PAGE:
Pyxalis, based in Grenoble, has used Cortus processor subsystems for a high level of software integration dedicated to sensor operation management. The processors offer the possibility to integrate more application-specific image processing functions such as auto-white balance and auto-exposure control.
"By using Cortus processor cores we have been able to offer our customers very flexible sensor operation enabling a lot of different modes depending on the applications," says Philippe Rommeveaux, CEO of Pyxalis. "Cortus processor cores, with their small silicon footprint, complement our Pyxalis IP allowing us to efficiently deliver designs for different market segments," he said.
The team of 20 includes ten designers from e2v Grenoble and combines image sensors with a proprietary high speed analog to digital converter architecture and the APS cores. The die can vary from a few square millimeters up to a single die on a wafer.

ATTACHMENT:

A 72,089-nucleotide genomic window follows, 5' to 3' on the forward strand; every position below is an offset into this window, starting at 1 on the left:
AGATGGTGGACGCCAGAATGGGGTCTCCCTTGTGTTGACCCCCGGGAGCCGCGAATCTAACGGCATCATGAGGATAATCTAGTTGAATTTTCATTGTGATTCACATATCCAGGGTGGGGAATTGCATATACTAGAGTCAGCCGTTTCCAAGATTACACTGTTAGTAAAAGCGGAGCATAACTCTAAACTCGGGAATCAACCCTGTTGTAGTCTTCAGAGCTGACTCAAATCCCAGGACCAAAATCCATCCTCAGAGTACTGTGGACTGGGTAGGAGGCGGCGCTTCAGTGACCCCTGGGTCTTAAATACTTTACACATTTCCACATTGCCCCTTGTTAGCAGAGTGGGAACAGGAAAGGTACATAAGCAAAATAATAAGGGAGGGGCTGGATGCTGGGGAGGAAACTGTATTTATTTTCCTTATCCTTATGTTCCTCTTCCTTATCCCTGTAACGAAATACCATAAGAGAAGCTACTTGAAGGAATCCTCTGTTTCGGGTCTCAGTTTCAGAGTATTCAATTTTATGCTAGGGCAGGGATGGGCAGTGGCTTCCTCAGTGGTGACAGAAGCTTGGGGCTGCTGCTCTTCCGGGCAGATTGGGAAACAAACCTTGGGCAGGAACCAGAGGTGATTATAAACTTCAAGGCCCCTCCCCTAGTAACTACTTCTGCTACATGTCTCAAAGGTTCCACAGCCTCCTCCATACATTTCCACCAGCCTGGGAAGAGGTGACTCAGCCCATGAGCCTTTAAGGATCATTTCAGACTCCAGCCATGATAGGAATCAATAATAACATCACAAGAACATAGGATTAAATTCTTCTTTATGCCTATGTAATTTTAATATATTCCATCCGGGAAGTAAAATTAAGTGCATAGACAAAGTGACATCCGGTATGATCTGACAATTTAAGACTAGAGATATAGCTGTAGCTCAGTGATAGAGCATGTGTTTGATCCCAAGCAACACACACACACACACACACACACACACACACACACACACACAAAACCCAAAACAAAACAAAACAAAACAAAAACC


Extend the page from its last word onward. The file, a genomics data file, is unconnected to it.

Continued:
The approach of adding intelligence close to the sensor is an emerging trend in the industry, says Michael Chapman, CEO and President of Cortus which is also in Grenoble. "Using a processor core not only offers programmability to end users, but helps the Pyxalis design team efficiency by making derivative designs easier to implement," he said.
The Cortus family of APS processors starts with the world’s smallest 32-bit core, the APS1, and goes up to the floating point FPS6. All cores interface to Cortus’ peripherals including Ethernet 10/100 MAC, USB 2.0 Device and USB 2.0 OTG via the efficient APS bus. They also share the simple vectored interrupt structure which ensures rapid, real time interrupt response, with low software overhead.
The APS toolchain and IDE (for C and C++) is available to licensees free of charge, and which can be customised and branded for final customer use. Ports of various RTOSs are available such as FreeRTOS, Micrium µC/OSII and µCLinux.